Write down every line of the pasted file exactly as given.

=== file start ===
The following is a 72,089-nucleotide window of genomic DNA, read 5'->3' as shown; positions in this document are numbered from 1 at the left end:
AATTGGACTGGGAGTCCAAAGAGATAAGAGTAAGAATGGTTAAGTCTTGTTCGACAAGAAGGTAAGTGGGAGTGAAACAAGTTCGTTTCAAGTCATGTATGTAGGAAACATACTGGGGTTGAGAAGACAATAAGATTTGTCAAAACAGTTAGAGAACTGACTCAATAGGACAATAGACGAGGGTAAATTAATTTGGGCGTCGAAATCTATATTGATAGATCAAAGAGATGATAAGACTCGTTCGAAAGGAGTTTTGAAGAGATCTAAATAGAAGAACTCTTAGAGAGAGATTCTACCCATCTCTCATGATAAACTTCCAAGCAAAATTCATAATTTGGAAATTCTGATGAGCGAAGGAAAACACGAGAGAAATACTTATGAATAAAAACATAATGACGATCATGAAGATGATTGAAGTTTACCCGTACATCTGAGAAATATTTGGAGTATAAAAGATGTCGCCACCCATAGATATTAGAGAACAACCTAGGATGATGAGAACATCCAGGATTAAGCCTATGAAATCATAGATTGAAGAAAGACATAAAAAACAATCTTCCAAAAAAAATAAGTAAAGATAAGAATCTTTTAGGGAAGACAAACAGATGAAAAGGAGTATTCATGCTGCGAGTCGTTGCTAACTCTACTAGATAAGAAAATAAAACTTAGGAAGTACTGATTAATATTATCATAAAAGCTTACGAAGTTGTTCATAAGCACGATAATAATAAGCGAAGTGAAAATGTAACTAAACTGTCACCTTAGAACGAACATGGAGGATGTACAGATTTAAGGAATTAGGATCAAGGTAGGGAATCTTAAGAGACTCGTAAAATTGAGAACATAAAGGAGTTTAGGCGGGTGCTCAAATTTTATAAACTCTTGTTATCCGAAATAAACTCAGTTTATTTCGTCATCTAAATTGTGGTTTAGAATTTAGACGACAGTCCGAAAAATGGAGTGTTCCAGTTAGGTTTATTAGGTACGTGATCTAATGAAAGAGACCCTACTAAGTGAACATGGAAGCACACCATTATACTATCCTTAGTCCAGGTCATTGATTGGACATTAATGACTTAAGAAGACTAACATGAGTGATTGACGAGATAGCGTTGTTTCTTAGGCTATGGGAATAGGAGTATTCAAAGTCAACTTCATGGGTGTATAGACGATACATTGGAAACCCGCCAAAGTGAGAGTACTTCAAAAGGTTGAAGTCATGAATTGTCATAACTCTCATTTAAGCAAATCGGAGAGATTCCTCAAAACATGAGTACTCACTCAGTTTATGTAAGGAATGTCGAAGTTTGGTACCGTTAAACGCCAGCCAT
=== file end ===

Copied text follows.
The following is a 72,089-nucleotide window of genomic DNA, read 5'->3' as shown; positions in this document are numbered from 1 at the left end:
AATTGGACTGGGAGTCCAAAGAGATAAGAGTAAGAATGGTTAAGTCTTGTTCGACAAGAAGGTAAGTGGGAGTGAAACAAGTTCGTTTCAAGTCATGTATGTAGGAAACATACTGGGGTTGAGAAGACAATAAGATTTGTCAAAACAGTTAGAGAACTGACTCAATAGGACAATAGACGAGGGTAAATTAATTTGGGCGTCGAAATCTATATTGATAGATCAAAGAGATGATAAGACTCGTTCGAAAGGAGTTTTGAAGAGATCTAAATAGAAGAACTCTTAGAGAGAGATTCTACCCATCTCTCATGATAAACTTCCAAGCAAAATTCATAATTTGGAAATTCTGATGAGCGAAGGAAAACACGAGAGAAATACTTATGAATAAAAACATAATGACGATCATGAAGATGATTGAAGTTTACCCGTACATCTGAGAAATATTTGGAGTATAAAAGATGTCGCCACCCATAGATATTAGAGAACAACCTAGGATGATGAGAACATCCAGGATTAAGCCTATGAAATCATAGATTGAAGAAAGACATAAAAAACAATCTTCCAAAAAAAATAAGTAAAGATAAGAATCTTTTAGGGAAGACAAACAGATGAAAAGGAGTATTCATGCTGCGAGTCGTTGCTAACTCTACTAGATAAGAAAATAAAACTTAGGAAGTACTGATTAATATTATCATAAAAGCTTACGAAGTTGTTCATAAGCACGATAATAATAAGCGAAGTGAAAATGTAACTAAACTGTCACCTTAGAACGAACATGGAGGATGTACAGATTTAAGGAATTAGGATCAAGGTAGGGAATCTTAAGAGACTCGTAAAATTGAGAACATAAAGGAGTTTAGGCGGGTGCTCAAATTTTATAAACTCTTGTTATCCGAAATAAACTCAGTTTATTTCGTCATCTAAATTGTGGTTTAGAATTTAGACGACAGTCCGAAAAATGGAGTGTTCCAGTTAGGTTTATTAGGTACGTGATCTAATGAAAGAGACCCTACTAAGTGAACATGGAAGCACACCATTATACTATCCTTAGTCCAGGTCATTGATTGGACATTAATGACTTAAGAAGACTAACATGAGTGATTGACGAGATAGCGTTGTTTCTTAGGCTATGGGAATAGGAGTATTCAAAGTCAACTTCATGGGTGTATAGACGATACATTGGAAACCCGCCAAAGTGAGAGTACTTCAAAAGGTTGAAGTCATGAATTGTCATAACTCTCATTTAAGCAAATCGGAGAGATTCCTCAAAACATGAGTACTCACTCAGTTTATGTAAGGAATGTCGAAGTTTGGTACCGTTAAACGCCAGCCAT